By 1993, when work on Pathfinder began, the reviewers had told Spear and his team that the only way to avoid smashing through their cost ceiling was to simplify as much as possible. There would be no orbiter; like Surveyor, Pathfinder would fly directly to the surface. (An orbiter launched by NASA last November, Mars Global Surveyor, will reach Mars in September to provide a detailed look at the planet from orbit. But by then Spears hopes Pathfinder will be part of the Martian scenery.)
As much as possible, the design of the lander's heat shield and parachute are borrowed from Viking. But the landing system is entirely different: There is no retrorocket and no radar-controlled vernier engines. Instead, Spear's team chose an approach reminiscent of Ranger's survival package. Pathfinder will simply fall onto the surface, protected not by balsa wood but by a set of pressurized airbags. Airbags had been studied for space probes by JPL engineers as early as 1966. Now, Spear hoped, they would be not only the most rugged solution, but the cheapest.
Like every landing project before them, the Pathfinder team found that nothing was easy. Yes, technology had come a long way since Viking, and Pathfinder's computers and electronic components were cheaper to build. Then, too, the requirement for pre-launch sterilization was dropped, because Viking data suggested that the Martian surface is not only lifeless but chemically hostile to organic matter. And although the Viking heat shield and parachute designs had to be modified for Pathfinder, Spear says using them "saved us a ton of money." But hopes of building Pathfinder without a retrorocket proved too optimistic; without one, calculations showed, the lander would hit the surface too fast for airbags to protect it. A trio of small solid-fuel rockets had to be added, along with a simple radar altimeter to signal when they should ignite.
Meanwhile, work went ahead on the airbags, which turned out to be the biggest headache of all. By the end of 1994 a group led by JPL's Tom Rivellini had worked out their basic design. The spacecraft would be shaped like a tetrahedron, with three sides that opened like flower petals to let it right itself after landing. Each petal would contain an airbag with six spherical lobes that would be deployed just before landing. Fully inflated, the airbags would make Pathfinder resemble a bunch of party balloons. Of course, they would have to be enormously more rugged; calculations showed that the 800-pound lander could strike the surface at 60 mph.
Rivellini's group had selected a material they felt was up to the task: a fabric called Vectran, an exotic cousin of the more familiar Kevlar used in bulletproof vests. To fabricate the bags, they chose the Delaware-based ILC Corporation, whose products include NASA spacesuits. But it didn't take long for frustration to set in. Vectran's incredible resistance to stretching--the source of its strength--made it extremely intolerant of any errors in the shape of a seam. The first bags stitched together at ILC broke apart when they were pressurized.
Even as that problem was solved, it became apparent that Vectran had another weakness, this one potentially fatal. Although tests showed that a Vectran airbag would resist being punctured if a sharp rock were pushed straight into it, a rock dragged across the fabric would disrupt the weave of the fibers, making the bag dramatically more vulnerable to tearing. For that reason, it was crucial that Pathfinder strike the surface with as little horizontal motion as possible. The problem was, the Martian winds might not cooperate. Wind gusts hadn't been a problem for Viking, whose vernier engines were able to counteract them. But Pathfinder would make its final descent suspended from a parachute and aeroshell at the end of a 65-foot tether called a bridle. Blowing winds could make the lander swing like a pendulum, giving it horizontal speed when the bridle is cut. Even worse, a gust could tip the aeroshell at the moment the retrorockets fire, propelling Pathfinder toward the ground at a shallow angle.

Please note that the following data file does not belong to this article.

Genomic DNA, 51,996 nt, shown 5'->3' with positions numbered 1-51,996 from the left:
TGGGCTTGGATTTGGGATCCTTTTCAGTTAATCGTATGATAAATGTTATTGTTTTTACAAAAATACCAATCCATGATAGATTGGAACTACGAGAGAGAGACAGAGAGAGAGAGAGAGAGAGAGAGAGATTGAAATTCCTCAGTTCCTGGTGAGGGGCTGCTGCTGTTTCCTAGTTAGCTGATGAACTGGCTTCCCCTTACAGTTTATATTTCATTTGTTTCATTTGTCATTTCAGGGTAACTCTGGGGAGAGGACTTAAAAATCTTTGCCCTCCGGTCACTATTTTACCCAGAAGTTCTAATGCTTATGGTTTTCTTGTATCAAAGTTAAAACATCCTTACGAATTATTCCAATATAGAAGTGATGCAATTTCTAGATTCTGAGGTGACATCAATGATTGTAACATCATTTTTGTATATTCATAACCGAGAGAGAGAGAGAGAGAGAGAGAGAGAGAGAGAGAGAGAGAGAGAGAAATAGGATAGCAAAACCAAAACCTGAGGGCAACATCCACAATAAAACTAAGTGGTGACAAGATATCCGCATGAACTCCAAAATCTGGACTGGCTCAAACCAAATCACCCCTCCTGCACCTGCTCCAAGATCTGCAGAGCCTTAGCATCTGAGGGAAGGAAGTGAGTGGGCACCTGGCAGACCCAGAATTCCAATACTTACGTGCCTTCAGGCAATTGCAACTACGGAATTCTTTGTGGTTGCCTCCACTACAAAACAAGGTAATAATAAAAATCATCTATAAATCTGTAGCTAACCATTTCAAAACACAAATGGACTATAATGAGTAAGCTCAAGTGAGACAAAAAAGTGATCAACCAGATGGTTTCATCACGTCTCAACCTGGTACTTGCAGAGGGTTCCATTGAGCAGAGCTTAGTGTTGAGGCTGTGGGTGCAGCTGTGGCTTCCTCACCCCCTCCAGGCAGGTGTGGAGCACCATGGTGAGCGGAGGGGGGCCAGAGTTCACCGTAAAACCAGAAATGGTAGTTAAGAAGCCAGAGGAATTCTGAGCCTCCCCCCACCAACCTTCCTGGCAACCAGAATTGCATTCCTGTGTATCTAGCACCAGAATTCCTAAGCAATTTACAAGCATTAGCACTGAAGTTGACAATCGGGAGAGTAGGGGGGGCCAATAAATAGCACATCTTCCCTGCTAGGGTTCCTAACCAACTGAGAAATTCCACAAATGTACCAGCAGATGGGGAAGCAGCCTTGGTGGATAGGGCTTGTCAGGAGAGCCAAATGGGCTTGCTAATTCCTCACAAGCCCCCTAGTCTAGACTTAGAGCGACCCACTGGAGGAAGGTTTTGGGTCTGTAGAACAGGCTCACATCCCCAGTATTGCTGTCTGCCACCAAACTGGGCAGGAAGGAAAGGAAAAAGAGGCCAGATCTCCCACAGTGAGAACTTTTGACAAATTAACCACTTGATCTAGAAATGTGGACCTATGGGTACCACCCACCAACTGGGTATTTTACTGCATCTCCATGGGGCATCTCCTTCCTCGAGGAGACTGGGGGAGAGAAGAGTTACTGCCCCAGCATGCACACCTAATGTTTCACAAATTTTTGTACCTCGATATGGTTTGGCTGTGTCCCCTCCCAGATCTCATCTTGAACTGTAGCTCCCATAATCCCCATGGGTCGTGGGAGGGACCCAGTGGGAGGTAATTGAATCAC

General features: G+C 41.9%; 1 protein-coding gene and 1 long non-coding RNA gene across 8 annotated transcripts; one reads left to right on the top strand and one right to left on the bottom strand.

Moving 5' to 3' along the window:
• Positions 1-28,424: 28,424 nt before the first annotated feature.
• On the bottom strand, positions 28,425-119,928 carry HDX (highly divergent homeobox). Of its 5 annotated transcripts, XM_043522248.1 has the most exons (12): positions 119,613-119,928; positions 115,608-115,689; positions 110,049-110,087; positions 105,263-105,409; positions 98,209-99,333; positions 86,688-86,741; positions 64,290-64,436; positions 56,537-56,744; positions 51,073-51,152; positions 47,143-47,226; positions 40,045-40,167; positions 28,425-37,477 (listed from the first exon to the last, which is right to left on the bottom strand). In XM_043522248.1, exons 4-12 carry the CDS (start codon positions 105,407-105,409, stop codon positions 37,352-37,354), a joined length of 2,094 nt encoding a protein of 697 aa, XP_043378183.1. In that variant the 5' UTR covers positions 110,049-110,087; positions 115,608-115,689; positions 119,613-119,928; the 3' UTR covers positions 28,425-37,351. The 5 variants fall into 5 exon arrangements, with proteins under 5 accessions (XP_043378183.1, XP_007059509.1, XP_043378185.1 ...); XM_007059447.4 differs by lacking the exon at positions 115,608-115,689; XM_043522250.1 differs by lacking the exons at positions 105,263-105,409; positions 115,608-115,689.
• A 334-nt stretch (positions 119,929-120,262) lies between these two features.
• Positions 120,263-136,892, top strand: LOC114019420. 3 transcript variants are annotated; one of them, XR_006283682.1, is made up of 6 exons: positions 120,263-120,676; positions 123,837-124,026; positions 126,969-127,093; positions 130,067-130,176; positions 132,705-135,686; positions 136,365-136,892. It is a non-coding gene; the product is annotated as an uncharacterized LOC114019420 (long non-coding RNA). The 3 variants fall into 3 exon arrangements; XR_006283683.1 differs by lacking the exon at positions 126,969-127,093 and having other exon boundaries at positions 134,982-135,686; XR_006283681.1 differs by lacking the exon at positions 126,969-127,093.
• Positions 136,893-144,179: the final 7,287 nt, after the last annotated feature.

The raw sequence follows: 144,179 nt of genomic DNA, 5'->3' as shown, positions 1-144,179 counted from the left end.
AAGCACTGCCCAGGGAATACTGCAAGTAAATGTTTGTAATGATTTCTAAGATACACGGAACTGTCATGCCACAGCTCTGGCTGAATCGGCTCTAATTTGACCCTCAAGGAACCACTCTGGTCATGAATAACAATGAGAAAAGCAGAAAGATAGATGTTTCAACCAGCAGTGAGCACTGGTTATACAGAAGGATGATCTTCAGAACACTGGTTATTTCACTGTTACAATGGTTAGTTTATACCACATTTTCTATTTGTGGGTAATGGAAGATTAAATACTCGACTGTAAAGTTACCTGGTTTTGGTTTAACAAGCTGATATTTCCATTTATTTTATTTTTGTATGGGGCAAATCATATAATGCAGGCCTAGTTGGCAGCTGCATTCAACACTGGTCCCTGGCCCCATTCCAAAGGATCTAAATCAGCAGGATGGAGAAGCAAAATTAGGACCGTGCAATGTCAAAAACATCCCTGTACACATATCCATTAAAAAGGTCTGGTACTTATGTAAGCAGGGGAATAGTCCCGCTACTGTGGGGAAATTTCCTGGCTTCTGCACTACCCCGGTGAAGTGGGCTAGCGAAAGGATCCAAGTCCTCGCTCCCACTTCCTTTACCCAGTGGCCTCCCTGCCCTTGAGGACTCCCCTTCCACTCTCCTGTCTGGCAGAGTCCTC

Fortunately, there was a tool that no previous landing project had available. Sam Thurman had created a computer program capable of simulating the entire landing sequence. It showed that the parachute-bridle-lander combination would respond to winds not by swinging from side to side but by vibrating like a plucked guitar string, with the lander nearly unaffected. And if the aeroshell tipped, Thurman found, it would quickly right itself.
Still, the risk of horizontal speed at impact continued to cause worry. Says JPL's Rob Manning, the engineer in charge of getting Pathfinder down safely, "We realized we didn't want a regular airbag--we wanted a Michelin tire." Or at least something as strong as a steel-belted radial; the airbags also had to be small enough to be packed with the lander inside its aeroshell, and light enough not to exceed Pathfinder's stringent weight limits.
In late 1994, Rivellini's group began conducting drop tests of the bags with a model lander. To simulate Martian atmospheric surface pressure--only 0.7 percent that on Earth--Rivellini's group turned to the largest vacuum chamber in the country, near Sandusky, Ohio, operated by NASA's Lewis Research Center. Inside the cavernous chamber, a model Pathfinder was suspended 80 feet above the floor, connected to a set of giant bungee cords that would allow it to plunge downward until it crashed into a tilted platform studded with sharp rocks.
Just as Rivellini had feared, the rocks tore the airbags, even though the bags had been covered with a second layer of material to resist abrasion. He still sounds amazed when he talks about how badly the Vectran fared. After one run at speeds approaching those of actual touchdown, "it looked like a bear walked up to this thing with its claws and just shredded the hell out of it," Rivellini recalls.